The European Union has put in place a vast array of legal instruments to protect personal data. The importance of protecting personal data is recognised in the EC Treaty (Article 16) and in the Charter of Fundamental Rights (Article 8). Moreover, the European legislative framework in this field is defined by the general Data Protection Directive and the ePrivacy Directive. These Directives guarantee the protection of personal data, while taking account of innovations in data processing procedures.

Database management

Data storage and access also constitute problems for the drawing up of policy on the deployment of RFID. Given this new phase in the development of the internet, account should be taken of possible breakdowns in or accidental damage to the technology, as well as of individuals who might seek to exploit the technology for their own ends. The World Summit on the Information Society provides a framework for the emerging policy debate on this subject.

Radio spectrum*

The availability of radio frequencies and the harmonisation of conditions for their use are key issues in the functioning of RFID applications in Europe. The Commission's streamlining of the use of the radio spectrum within the EU has since 2002 provided a new basis for the deployment of RFID technology.

Standards

The standards governing RFID must facilitate the harmonious distribution of services, while taking account of the rapid development of the technology. Participants in the consultation have expressed the view that the Commission should play a more active role in promoting interoperability and the streamlining of international standards.

Environmental and health issues

Environmental concerns relate to the processing of waste and the use of dangerous substances. These issues are dealt with in the Community legislation on electrical and electronic equipment. As regards health concerns, even though the effects of exposing the population and workers to the electromagnetic fields (EMFs) * of RFIDs are thought to be low, they continue to cause a range of concerns. Moreover, the Community legal framework limits exposure to EMFs.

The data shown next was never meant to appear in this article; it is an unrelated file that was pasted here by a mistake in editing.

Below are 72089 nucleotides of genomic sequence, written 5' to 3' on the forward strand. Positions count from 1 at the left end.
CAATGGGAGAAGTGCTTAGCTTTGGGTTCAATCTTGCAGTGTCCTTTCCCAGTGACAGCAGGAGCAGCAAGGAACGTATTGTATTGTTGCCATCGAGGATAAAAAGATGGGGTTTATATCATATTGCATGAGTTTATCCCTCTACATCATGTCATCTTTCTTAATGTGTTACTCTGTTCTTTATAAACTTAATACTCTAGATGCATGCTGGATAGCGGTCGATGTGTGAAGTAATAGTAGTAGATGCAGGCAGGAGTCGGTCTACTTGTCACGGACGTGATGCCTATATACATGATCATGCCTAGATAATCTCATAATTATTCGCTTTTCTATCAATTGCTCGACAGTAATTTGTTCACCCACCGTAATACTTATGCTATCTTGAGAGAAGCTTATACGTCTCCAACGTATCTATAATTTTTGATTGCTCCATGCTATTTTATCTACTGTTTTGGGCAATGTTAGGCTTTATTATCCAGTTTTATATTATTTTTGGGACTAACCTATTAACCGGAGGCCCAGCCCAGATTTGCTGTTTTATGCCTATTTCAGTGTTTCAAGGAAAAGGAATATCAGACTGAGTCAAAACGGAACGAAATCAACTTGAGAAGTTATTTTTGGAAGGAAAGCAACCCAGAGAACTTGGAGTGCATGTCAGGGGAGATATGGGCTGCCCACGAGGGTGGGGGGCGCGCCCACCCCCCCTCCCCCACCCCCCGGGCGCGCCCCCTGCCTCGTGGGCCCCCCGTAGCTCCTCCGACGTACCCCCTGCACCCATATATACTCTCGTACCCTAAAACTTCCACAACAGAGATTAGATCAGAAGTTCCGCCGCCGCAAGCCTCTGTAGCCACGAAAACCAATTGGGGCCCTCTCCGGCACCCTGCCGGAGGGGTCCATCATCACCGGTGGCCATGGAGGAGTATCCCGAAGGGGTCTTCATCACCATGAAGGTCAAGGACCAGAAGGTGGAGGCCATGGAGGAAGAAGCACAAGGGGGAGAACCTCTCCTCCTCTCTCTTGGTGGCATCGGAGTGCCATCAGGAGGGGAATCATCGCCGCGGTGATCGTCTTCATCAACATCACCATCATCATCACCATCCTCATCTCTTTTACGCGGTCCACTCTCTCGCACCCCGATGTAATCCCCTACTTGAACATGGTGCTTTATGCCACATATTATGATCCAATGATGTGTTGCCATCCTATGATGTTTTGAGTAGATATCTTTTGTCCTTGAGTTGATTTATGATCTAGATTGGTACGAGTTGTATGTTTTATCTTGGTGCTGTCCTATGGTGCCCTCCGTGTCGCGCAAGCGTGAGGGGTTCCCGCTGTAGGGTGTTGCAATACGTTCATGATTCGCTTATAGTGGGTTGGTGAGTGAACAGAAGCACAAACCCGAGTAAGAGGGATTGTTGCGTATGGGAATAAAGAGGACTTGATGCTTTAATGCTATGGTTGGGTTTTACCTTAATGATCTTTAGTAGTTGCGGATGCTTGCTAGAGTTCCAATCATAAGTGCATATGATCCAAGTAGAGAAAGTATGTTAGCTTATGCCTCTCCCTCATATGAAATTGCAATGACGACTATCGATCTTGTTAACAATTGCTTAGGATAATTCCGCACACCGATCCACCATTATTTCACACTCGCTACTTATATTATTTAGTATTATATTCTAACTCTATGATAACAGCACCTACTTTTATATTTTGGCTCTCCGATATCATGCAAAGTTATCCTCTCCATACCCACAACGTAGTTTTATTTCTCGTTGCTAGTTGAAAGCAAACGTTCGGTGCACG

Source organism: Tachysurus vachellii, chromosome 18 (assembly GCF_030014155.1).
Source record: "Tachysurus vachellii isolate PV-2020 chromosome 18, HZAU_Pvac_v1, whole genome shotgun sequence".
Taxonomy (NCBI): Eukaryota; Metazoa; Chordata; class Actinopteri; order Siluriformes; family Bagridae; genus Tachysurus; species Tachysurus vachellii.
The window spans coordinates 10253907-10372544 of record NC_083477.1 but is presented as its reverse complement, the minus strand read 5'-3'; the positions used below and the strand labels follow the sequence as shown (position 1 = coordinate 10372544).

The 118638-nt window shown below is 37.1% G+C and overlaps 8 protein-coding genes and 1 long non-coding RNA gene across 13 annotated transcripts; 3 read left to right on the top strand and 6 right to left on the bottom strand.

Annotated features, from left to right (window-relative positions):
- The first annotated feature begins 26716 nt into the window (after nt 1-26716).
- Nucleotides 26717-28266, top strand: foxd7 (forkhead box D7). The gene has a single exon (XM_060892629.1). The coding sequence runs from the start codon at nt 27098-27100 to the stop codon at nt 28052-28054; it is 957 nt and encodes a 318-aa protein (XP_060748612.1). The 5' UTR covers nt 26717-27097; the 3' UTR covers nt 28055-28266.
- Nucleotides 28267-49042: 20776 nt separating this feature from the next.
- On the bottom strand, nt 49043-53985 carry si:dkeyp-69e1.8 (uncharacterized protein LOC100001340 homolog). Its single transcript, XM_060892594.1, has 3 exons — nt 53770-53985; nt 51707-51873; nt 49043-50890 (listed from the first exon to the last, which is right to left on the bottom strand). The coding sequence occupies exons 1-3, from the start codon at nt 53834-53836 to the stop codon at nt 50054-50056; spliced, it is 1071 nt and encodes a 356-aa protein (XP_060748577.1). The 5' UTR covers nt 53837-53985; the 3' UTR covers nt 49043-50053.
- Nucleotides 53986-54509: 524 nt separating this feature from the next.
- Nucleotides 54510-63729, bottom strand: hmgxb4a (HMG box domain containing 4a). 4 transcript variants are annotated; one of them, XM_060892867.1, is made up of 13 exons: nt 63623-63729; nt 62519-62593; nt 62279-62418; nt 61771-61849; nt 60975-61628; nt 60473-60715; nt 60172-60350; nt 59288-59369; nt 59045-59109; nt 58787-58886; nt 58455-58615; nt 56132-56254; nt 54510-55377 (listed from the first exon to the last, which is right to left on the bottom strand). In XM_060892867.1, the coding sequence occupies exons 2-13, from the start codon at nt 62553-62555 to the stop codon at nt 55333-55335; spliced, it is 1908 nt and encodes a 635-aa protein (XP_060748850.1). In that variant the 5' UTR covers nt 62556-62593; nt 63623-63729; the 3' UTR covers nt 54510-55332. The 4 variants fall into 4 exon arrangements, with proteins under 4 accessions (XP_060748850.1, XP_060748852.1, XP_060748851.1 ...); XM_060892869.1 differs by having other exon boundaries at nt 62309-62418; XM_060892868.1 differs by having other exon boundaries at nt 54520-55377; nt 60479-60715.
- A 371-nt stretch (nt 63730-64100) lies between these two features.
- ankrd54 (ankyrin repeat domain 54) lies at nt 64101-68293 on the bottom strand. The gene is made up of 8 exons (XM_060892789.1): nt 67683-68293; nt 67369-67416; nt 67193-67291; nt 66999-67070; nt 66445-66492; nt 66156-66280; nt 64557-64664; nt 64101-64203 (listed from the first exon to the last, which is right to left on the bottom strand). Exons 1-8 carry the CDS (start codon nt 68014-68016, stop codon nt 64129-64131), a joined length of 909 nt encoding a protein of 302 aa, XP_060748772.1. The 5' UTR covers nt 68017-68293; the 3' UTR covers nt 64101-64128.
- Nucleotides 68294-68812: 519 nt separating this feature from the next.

Background

The deployment of RFID solutions goes hand in hand with enhancing the role of information and communications technology (ICT) in developing the European economy. ICT must become one of the leading sectors of our economy.

Key terms used in the act
  • Electronic chip (or integrated circuit): electronic component whose size can now be reduced to that of a dot. Silicon is the basic raw material used to manufacture it.
  • ag (or marker): small object composed of a chip attached to an antenna. These two components are enclosed in a container that can be incorporated into some objects. The device sends information via radio waves that can be captured by an appropriate reader and potentially placed on the Internet.
  • Radio spectrum: the entirety of radio frequencies available for the transmission of information.
  • magnetic fields: area in which electromagnetic forces are exerted. The intensity of the field varies, as the forces intensify as they approach the antenna. Prolonged exposure to electromagnetic fields may have negative effects on human health. However, according to the World Health Organisation, the level of exposure to the radio frequencies from base stations and wireless networks is so low that there is no reason to be concerned about its effect on human health.
Last updated: 04.07.2011